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TORONTO (Reuters) - Canada's Bombardier Inc. (BBDb.TO) expects no more delays to its C$3.4 billion ($3.30 billion) CSeries jetliner program, the plane maker's challenge to industry leaders Airbus EAD.PA and Boeing Co. (BA.N), a senior executive said on Thursday.
"This is a done deal program," Mike Arcamone, president of the Montreal plane maker's commercial aircraft division, told Reuters in an interview.
"If I look at our competition, I'm at least a year and a half ahead. We're nowhere announcing any delay. And that's something new for the aviation industry."
The aviation industry has been plagued by production delays that have often lasted years, with Boeing's 787 Dreamliner the most notable recent example.
Bombardier delayed the CSeries' maiden flight by six months last November due to supplier problems.
The CSeries touts cutting-edge technology that makes it more fuel efficient and offers lower operating costs than its closest competitor. But many buyers are holding back.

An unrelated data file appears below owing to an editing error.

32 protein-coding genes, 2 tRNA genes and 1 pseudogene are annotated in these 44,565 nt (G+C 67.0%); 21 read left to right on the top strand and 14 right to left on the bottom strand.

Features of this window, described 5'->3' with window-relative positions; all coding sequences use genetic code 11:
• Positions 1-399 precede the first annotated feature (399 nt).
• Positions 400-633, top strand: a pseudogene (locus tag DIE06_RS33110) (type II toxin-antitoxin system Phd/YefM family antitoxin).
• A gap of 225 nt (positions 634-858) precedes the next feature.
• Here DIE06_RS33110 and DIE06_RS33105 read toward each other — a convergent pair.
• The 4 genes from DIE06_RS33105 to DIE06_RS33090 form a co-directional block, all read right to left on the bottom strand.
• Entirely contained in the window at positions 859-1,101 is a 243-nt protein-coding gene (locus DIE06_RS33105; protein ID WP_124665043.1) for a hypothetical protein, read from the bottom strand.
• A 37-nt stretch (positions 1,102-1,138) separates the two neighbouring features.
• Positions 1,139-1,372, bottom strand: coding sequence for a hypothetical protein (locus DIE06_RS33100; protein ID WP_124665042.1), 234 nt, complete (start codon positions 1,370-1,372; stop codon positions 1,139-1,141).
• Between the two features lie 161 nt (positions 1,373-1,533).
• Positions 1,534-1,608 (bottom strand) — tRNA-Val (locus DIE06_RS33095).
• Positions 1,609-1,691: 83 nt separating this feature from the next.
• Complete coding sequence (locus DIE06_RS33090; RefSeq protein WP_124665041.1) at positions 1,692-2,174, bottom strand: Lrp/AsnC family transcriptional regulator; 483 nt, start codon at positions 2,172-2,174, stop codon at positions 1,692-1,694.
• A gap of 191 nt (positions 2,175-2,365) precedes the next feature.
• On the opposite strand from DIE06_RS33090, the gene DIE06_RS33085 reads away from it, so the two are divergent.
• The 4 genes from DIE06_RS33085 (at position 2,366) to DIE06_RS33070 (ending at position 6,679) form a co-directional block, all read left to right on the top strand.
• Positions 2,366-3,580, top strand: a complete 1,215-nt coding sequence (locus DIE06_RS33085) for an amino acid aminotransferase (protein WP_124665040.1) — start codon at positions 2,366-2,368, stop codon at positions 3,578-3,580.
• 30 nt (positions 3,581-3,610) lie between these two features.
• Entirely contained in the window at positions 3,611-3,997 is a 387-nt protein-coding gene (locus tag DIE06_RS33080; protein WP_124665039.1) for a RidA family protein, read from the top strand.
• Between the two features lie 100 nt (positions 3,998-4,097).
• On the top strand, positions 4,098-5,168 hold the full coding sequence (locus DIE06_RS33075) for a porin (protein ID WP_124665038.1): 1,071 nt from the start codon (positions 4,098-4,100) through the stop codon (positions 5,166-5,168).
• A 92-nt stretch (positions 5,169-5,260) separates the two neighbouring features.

Arcamone said the aircraft will have its maiden flight by the end of the month and enter service a year from now.
Bombardier on Wednesday confirmed a firm order from Ilyushin Finance Co. that brought the firm order book to 177, more than halfway to its 300-order target for mid-2014.
Arcamone said that demonstrated customer confidence in the plane and its development program.
Executives have hinted that more announcements will come at the June 17-23 Paris Air Show, including details of a previously undisclosed customer for the 110-seat version of the CSeries.
"I can tell you that Paris will be an exciting time for us," Arcamone said.
The single-aisle CSeries family, which seats between 110 and 160 passengers, is Bombardier's largest plane to date and its big gamble on a what it believes will be a flourishing 100-200 seat aircraft market.
Arcamone expects Canadian short-haul carrier Porter Airlines' conditional order for up to 30 CS100 aircraft to be firm by the end of this year, which would bring the order total to about 200 planes.
($1 = 1.0318 Canadian dollars)
Editing by Janet Guttsman and Dan Grebler